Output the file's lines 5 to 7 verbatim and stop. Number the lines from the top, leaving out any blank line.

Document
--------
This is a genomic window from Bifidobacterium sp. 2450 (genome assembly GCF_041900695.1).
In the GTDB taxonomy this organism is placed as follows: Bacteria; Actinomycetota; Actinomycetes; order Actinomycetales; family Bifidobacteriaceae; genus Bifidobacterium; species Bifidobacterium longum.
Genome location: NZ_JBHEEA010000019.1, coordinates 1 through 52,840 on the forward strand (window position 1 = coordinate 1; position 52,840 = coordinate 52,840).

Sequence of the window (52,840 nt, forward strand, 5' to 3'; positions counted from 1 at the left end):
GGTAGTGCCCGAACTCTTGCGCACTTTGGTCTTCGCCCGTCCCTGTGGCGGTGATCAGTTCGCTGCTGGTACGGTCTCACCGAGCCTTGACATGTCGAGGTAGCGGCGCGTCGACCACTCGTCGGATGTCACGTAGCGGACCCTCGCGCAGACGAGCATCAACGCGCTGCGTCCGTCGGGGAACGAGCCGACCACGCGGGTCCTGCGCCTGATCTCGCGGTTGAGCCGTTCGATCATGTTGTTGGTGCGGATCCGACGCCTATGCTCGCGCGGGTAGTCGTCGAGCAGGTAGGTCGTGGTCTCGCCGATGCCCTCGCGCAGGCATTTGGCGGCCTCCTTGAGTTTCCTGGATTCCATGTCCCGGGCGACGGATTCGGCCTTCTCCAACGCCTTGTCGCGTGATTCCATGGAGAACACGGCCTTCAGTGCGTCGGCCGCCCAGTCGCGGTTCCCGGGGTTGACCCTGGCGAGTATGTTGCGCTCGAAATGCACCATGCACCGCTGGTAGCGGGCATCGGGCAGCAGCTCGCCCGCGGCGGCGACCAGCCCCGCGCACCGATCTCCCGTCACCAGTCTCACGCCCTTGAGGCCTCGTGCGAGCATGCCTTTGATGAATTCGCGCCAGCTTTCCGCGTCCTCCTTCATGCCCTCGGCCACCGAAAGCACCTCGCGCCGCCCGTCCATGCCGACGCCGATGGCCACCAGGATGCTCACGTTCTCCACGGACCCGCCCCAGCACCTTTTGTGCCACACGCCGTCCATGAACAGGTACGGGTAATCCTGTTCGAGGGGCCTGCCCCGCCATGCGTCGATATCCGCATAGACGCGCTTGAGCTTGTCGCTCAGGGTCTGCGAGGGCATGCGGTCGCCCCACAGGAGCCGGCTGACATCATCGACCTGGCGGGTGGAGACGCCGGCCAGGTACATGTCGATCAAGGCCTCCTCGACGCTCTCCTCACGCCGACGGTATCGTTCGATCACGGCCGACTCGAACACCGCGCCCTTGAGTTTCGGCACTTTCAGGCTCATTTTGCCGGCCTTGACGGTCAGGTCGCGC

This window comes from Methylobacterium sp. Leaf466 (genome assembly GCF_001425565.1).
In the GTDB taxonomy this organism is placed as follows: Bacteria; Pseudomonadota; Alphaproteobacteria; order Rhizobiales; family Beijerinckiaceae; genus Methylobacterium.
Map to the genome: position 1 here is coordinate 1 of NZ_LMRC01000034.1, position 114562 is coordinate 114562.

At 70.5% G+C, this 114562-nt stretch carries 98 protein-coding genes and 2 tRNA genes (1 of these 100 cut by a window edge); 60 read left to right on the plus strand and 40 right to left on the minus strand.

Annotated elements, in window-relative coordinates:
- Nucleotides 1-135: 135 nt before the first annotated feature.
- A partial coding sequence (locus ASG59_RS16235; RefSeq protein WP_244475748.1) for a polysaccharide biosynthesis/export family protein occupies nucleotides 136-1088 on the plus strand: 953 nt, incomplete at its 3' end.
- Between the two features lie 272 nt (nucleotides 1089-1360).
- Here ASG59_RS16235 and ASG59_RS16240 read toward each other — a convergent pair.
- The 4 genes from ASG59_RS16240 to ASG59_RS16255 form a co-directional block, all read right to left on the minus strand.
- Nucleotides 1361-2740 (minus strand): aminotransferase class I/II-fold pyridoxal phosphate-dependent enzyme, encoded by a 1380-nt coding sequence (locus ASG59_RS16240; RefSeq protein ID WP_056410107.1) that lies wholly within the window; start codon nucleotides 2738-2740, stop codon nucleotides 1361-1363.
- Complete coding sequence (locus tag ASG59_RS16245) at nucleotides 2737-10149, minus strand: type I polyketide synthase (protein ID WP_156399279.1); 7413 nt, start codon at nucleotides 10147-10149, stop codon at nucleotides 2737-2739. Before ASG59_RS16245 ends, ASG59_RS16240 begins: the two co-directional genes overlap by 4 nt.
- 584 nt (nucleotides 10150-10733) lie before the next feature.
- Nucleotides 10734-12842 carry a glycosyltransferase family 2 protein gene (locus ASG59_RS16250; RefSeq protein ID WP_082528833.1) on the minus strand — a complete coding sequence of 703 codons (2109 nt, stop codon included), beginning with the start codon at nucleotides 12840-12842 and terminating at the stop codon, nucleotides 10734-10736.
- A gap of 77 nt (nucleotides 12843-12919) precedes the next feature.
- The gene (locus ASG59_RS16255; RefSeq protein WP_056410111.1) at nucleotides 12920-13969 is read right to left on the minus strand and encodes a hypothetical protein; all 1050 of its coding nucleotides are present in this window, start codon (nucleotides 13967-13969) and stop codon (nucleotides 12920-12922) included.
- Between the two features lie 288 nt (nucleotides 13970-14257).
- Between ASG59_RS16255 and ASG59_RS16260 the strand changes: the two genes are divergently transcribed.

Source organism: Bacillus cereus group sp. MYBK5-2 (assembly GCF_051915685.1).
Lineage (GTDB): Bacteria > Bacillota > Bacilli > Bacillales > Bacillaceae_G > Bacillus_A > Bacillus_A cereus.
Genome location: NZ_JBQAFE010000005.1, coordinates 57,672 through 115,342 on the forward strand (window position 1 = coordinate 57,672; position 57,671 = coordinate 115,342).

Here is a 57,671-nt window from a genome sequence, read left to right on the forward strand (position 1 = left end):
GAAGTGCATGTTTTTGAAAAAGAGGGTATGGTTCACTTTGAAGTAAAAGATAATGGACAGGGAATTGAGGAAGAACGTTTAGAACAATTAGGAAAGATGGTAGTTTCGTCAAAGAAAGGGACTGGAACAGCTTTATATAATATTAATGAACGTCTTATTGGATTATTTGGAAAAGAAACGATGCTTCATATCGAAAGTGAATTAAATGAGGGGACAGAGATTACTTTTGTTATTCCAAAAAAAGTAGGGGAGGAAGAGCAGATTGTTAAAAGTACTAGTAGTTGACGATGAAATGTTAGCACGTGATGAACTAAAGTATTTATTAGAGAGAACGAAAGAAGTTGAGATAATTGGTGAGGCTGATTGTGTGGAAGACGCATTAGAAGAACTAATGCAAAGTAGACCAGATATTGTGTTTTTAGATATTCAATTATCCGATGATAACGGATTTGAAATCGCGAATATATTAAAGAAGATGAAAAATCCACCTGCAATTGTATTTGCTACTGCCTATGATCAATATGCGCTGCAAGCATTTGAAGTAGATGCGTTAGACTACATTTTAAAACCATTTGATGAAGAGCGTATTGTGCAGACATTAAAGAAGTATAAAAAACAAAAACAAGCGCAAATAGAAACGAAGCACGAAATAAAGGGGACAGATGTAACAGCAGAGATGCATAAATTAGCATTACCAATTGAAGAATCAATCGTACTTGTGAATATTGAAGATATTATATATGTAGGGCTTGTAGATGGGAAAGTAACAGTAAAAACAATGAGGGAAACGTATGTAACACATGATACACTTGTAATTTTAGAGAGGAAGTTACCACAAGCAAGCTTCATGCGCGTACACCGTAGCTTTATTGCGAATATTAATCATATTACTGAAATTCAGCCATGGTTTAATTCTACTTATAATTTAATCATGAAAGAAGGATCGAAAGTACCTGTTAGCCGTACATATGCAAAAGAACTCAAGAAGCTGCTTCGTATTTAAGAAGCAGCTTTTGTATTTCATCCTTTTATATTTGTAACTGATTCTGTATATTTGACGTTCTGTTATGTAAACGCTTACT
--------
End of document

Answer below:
GGTAGTGCCCGAACTCTTGCGCACTTTGGTCTTCGCCCGTCCCTGTGGCGGTGATCAGTTCGCTGCTGGTACGGTCTCACCGAGCCTTGACATGTCGAGGTAGCGGCGCGTCGACCACTCGTCGGATGTCACGTAGCGGACCCTCGCGCAGACGAGCATCAACGCGCTGCGTCCGTCGGGGAACGAGCCGACCACGCGGGTCCTGCGCCTGATCTCGCGGTTGAGCCGTTCGATCATGTTGTTGGTGCGGATCCGACGCCTATGCTCGCGCGGGTAGTCGTCGAGCAGGTAGGTCGTGGTCTCGCCGATGCCCTCGCGCAGGCATTTGGCGGCCTCCTTGAGTTTCCTGGATTCCATGTCCCGGGCGACGGATTCGGCCTTCTCCAACGCCTTGTCGCGTGATTCCATGGAGAACACGGCCTTCAGTGCGTCGGCCGCCCAGTCGCGGTTCCCGGGGTTGACCCTGGCGAGTATGTTGCGCTCGAAATGCACCATGCACCGCTGGTAGCGGGCATCGGGCAGCAGCTCGCCCGCGGCGGCGACCAGCCCCGCGCACCGATCTCCCGTCACCAGTCTCACGCCCTTGAGGCCTCGTGCGAGCATGCCTTTGATGAATTCGCGCCAGCTTTCCGCGTCCTCCTTCATGCCCTCGGCCACCGAAAGCACCTCGCGCCGCCCGTCCATGCCGACGCCGATGGCCACCAGGATGCTCACGTTCTCCACGGACCCGCCCCAGCACCTTTTGTGCCACACGCCGTCCATGAACAGGTACGGGTAATCCTGTTCGAGGGGCCTGCCCCGCCATGCGTCGATATCCGCATAGACGCGCTTGAGCTTGTCGCTCAGGGTCTGCGAGGGCATGCGGTCGCCCCACAGGAGCCGGCTGACATCATCGACCTGGCGGGTGGAGACGCCGGCCAGGTACATGTCGATCAAGGCCTCCTCGACGCTCTCCTCACGCCGACGGTATCGTTCGATCACGGCCGACTCGAACACCGCGCCCTTGAGTTTCGGCACTTTCAGGCTCATTTTGCCGGCCTTGACGGTCAGGTCGCGC

This window comes from Methylobacterium sp. Leaf466 (genome assembly GCF_001425565.1).
In the GTDB taxonomy this organism is placed as follows: Bacteria; Pseudomonadota; Alphaproteobacteria; order Rhizobiales; family Beijerinckiaceae; genus Methylobacterium.